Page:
Finally, our own experiments indicate that MSI-1436 acts only at an injury site and does not send cells in normal tissue into a kind of cancerous overdrive. In zebra fish and mice, we did not observe tissue overgrowth or abnormalities in tissue and organ shapes (a sign of growing malignancy) when injured animals were treated with the compound. We tested this idea in one-cell zebra fish embryos, a highly sensitive point in the development of the fish. Embryos injected with the compound for 14 straight days developed into normal adult animals. Going from a single cell to a full-blown animal is, obviously, a complex process that requires tremendous cell proliferation and differentiation. Many drugs and environmental factors easily send it wildly off-kilter when given at such an early stage. It is reassuring that MSI-1436 does not.
The natural advantage
Perhaps animals respond well to the compound because it evolved in animals in the first place. It was not identified in a genetically engineered lab mouse or in cells grown in a dish at a medical center or from a screen of tens of thousands of synthetic chemicals at a drug company. Our findings came out of lessons we learned from dolphins, sharks and zebra fish. MDIBL, where we took advantage of those lessons, was founded to do exactly that. Our institution began as a marine research station on the coast of Maine in 1898, when biologists wanted an immediate connection to the natural world they were trying to understand.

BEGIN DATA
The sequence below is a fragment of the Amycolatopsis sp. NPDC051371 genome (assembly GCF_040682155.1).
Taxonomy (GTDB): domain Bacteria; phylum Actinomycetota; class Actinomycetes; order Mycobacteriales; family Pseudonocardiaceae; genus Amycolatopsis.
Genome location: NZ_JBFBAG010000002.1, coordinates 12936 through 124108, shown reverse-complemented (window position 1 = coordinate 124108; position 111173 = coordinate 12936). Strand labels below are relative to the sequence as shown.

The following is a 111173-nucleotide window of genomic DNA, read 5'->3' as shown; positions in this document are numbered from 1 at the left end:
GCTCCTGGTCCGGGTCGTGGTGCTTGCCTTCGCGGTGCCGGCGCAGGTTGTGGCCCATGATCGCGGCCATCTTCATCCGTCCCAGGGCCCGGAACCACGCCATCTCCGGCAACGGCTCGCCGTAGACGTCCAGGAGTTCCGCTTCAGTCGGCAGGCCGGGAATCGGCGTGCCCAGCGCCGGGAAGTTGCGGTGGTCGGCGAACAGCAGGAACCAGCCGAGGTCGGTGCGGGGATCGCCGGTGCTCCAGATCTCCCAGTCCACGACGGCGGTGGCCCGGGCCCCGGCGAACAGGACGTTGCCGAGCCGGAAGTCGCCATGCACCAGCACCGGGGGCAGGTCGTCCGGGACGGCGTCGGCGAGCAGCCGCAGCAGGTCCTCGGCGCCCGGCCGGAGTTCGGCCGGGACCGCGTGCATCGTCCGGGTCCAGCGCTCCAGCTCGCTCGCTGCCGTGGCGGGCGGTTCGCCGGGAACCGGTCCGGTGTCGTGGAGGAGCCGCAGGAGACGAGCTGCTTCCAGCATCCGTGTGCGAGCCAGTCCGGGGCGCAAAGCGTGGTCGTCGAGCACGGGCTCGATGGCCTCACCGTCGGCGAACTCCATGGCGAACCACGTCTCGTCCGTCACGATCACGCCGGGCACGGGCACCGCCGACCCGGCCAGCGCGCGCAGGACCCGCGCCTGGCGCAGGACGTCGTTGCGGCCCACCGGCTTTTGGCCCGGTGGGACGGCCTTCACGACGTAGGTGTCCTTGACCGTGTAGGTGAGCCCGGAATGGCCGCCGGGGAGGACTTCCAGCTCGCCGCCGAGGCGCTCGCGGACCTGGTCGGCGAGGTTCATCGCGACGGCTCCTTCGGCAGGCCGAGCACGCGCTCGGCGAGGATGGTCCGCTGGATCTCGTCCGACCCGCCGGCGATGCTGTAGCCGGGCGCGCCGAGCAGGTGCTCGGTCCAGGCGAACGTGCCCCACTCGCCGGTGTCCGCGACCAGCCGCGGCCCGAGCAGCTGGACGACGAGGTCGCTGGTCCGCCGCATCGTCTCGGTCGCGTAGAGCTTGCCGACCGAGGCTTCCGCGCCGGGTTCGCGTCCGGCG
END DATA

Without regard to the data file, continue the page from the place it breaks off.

This link is, unfortunately, something that the larger biomedical research enterprise, and the pharmaceutical industry in particular, has drifted away from. There is an important role for computer-designed molecules, of course. But regenerative medicine biologist Alejandro Sánchez Alvarado of the Stowers Institute for Medical Research, who is not involved in our research, has told us that MSI-1436 is “a great case study of what happens when scientists choose to walk away from the familiar and search nature for answers to vexing biomedical problems.”